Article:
As an outsider, I see the American race dilemma as an observer. I have a sister who moved and married in Texas and although I would not call her racist she and her family certainly represent conservative white America. From what I see that Trump supporting rabid white right is a scary place right now. Not from external threats but from within. Seemingly bright, educated people who have lost all perspective on reality.

Canada is not without our own racial discourse. Our treatment of Japanese Canadians during World War II and two centuries of oppression against aboriginal populations have been appalling.

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A Question of Times

Fandango’s Provocative Question asks us to weigh in on the U. S. Senate decision to do away with the semi-annual time change with the following questions:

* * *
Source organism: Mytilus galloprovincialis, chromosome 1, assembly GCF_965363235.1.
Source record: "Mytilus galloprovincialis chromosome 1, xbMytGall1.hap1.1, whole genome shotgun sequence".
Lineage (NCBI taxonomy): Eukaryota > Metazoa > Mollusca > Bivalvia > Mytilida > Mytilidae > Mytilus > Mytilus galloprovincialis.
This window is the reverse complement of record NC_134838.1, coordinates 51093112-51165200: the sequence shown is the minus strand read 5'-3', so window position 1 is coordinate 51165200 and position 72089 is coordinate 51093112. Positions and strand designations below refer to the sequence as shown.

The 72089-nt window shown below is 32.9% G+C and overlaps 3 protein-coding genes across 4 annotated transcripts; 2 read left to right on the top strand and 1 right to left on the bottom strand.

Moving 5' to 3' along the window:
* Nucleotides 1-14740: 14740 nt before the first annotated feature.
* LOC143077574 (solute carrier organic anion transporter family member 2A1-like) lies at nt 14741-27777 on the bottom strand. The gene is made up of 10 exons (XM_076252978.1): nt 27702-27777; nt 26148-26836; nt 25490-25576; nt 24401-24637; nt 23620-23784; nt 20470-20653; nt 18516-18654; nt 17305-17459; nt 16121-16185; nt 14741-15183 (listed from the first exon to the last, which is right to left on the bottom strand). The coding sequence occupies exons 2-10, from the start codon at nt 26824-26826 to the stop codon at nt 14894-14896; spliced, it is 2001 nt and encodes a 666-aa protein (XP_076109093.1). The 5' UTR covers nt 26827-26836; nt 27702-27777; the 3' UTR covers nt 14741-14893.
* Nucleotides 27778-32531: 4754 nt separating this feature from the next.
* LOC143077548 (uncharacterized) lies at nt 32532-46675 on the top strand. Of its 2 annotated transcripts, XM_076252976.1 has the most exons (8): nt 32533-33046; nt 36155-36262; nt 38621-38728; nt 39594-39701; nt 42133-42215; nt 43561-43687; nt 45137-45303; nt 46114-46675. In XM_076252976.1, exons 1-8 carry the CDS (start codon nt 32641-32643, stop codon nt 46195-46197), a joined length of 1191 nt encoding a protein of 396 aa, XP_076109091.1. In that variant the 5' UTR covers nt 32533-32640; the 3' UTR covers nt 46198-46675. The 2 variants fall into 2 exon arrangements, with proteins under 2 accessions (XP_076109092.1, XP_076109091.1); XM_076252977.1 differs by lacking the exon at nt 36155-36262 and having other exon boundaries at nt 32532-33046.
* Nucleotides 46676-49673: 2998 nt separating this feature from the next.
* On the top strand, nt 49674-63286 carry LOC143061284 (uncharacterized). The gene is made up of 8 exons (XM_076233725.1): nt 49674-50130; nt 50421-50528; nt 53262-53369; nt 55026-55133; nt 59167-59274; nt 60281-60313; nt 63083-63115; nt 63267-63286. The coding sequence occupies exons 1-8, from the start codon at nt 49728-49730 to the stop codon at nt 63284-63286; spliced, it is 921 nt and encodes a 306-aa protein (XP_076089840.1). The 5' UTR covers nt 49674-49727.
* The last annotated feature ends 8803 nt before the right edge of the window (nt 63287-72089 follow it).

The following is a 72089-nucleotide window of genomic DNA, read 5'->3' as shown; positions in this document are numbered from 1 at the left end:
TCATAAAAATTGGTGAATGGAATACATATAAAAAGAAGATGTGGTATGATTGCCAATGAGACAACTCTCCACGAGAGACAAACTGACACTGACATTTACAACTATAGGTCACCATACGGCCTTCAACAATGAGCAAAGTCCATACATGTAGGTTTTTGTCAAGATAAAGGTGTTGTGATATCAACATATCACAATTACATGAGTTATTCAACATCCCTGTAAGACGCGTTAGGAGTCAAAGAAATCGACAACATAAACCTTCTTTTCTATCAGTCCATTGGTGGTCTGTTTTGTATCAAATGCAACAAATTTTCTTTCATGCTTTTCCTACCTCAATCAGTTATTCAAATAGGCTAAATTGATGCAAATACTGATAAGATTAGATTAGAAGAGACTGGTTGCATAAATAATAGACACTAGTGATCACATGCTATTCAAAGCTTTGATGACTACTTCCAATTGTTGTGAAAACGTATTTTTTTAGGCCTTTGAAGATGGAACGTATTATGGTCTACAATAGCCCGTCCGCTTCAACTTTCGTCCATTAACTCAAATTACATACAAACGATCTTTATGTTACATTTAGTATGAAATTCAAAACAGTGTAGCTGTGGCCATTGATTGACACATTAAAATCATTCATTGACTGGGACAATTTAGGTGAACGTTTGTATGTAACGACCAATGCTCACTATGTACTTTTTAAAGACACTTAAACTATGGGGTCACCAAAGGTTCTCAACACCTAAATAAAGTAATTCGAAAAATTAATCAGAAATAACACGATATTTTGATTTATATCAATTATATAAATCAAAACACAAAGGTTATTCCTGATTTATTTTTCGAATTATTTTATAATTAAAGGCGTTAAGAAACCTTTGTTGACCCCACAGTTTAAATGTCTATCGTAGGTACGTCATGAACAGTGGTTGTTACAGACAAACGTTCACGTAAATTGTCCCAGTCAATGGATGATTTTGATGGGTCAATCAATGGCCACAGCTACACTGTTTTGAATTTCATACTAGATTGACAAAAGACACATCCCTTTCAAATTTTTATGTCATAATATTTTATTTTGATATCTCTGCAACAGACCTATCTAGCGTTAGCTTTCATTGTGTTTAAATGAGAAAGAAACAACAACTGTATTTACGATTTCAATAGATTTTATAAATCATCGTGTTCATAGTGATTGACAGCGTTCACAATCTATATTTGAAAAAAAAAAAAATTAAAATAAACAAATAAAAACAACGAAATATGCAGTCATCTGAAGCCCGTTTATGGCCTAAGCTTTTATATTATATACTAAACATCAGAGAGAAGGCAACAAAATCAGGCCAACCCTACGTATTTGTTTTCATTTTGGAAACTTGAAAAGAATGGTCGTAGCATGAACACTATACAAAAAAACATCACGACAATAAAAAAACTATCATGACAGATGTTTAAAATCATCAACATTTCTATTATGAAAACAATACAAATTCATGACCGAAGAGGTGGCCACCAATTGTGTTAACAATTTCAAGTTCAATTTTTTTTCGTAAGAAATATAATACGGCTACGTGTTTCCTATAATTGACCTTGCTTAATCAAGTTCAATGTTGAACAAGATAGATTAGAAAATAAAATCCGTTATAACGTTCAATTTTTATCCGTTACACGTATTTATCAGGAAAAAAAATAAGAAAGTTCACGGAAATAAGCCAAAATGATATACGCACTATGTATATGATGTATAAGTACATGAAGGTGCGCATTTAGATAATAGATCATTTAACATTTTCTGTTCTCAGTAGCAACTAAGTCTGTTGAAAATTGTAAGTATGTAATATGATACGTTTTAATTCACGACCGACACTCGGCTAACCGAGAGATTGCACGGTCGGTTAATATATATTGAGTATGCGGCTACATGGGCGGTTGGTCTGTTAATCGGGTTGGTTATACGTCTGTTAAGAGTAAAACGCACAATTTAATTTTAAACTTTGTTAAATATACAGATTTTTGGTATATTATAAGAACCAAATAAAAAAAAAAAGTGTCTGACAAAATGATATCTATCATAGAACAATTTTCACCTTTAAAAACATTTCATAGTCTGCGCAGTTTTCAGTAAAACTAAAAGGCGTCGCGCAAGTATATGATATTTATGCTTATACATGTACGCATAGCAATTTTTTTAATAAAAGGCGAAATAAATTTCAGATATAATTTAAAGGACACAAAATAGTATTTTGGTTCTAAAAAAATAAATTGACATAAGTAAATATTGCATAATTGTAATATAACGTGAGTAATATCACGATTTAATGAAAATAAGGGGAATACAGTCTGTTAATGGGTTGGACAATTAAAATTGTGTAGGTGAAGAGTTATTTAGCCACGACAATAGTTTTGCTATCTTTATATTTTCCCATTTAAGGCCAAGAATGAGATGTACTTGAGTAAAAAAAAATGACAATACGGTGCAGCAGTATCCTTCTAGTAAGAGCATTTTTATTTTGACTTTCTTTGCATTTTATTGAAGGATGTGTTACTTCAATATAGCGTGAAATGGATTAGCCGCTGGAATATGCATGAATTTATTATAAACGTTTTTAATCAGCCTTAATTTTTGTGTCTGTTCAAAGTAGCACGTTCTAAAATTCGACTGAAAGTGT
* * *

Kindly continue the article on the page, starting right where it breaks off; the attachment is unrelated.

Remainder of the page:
Assuming you agree that we should have the same time year-round rather than moving up an hour each spring and back an hour each fall, do you favor going to permanent Daylight Saving Time or permanent Standard Time? Why do you feel that way?

Find my response below…

I must admit I have a love-hate relationship with the semi-annual time change. Love the extra hour of sleep in the fall and hate losing it in the spring. Personally, I prefer the time change but if I had to choose I’d give up the extra evening light and remain on Standard Time year-round.